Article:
Now on View
Found something you like? Here are some artworks currently on view in the Figge's galleries that you may see in person!
Wild Things highlights the animals, plants, and the many imaginary wild things found throughout the museum's collection!
The Art of Haiti and the Haitian Diaspora
The Haitian Collection documents the flowering of a rich artistic tradition within the island nation of Haiti since the 1940s. In 1967, the Davenport Museum of Art established one of the first collections of Haitian art in the United States. Donations made by Dr. Walter E. Neiswanger, a long-time museum patron and trustee, form the majority of the comprehensive collection which ranges from the first generation to the most recent developments.
Beginning in 1929, through a gift from a local art patron, Clarence T. Lindley, the Figge has been home to a modest but impressive group of American Impressionist and Tonalist inspired landscapes. The Figge's collection of landscape works continues to grow not only by the inclusion of important paintings by artists such as Edward Mitchell Bannister, Jane Peterson, and Martha Walter to better reflect the myriad artists whose practices flourished in the late nineteenth and early twentieth centuries, but also by contemporary artists whose works embody appreciation and concern for the land that provides sustenance for all.
Paintings from New Spain
Among the 334 works of art donated by Charles August Ficke which formed the nucleus of the Davenport Municipal Art Gallery Collection were more than fifty remarkable paintings created in the seventeenth and eighteenth centuries in what is now present day Mexico. Recognized by scholars as early as the 1940s, the small but significant collection of Spanish Viceregal works contains some fine examples of art from some of the most recognized painters of the period. Over the past century, the works by painters such as Baltasar de Echave Rioja, Miguel Cabrerra, and the Reverend Nicolas Rodriguez Juárez have been joined by additional important works by Cabrerra, as well as the painters José de Paez, Fray Miguel de Herrera, Andrés de Islas and Cristóbal de Villalpando. Owing to their significance, paintings from the Figge’s Spanish Viceregal collection have appeared in numerous exhibitions in the U.S., Mexico, and Europe.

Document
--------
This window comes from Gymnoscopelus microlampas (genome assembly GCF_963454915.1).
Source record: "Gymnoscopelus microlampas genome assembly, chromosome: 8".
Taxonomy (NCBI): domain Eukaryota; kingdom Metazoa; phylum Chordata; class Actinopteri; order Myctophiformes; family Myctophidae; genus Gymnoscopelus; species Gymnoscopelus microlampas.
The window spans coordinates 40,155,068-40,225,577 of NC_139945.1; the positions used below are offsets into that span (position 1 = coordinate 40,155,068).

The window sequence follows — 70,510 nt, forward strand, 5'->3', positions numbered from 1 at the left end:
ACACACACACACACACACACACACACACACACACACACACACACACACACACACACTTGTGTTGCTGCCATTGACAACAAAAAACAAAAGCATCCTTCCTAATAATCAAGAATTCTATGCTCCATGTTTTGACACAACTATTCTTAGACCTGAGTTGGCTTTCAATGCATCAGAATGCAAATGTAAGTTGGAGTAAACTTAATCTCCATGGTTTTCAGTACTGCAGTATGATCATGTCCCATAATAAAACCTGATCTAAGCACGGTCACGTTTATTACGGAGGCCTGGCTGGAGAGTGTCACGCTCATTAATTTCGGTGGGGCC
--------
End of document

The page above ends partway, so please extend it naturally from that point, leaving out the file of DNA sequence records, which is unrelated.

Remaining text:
For thousands of years, artists have been fascinated with capturing the likeness of individuals through portraiture. The style and the nature of these portrayals have shifted with time and across cultures, evolving from an art form reserved largely for flattering images of the upper classes to today’s more democratized and inclusive vision of humanity. Here we present a selection of portraits dating from prior centuries to the present—from the Figge's collection. The range of portraits presented offer fresh perspectives on the subject and the many ways in which artists see themselves or their fellow citizens. Most importantly, the portraits show us that their power lies in the deep connections they allow us to make with one another.
American Gothic Parody Collection
The Iowa City journalist Edwin B. Green collected numerous clippings, magazine advertisements, novelty T-shirts, liquor bottles, and many other items all playfully inspired by Grant Wood's most famous painting, "American Gothic." Green was a close friend of the artist's sister Nan and often exchanged new cards and clippings with her (knock-offs as he referred to them) as he found them. Both collected parodies beginning in the 1940s-50s up until the 1980s. Green's collection is the foundation of the Figge's American Gothic Parody Collection. Additional items such as the TIME Magazine cover, "Everybody's Hip" from 1994 were added since by Davenport Museum of Art curatorial staff from the late 1980s through most of the 1990s. Other objects, such as the home made "knock-offs" with family members posed in the American Gothic style were sent to the museum unsolicited. The museum retained these too and added them to the collection. Of course, many more parodies have appeared in print and in film since.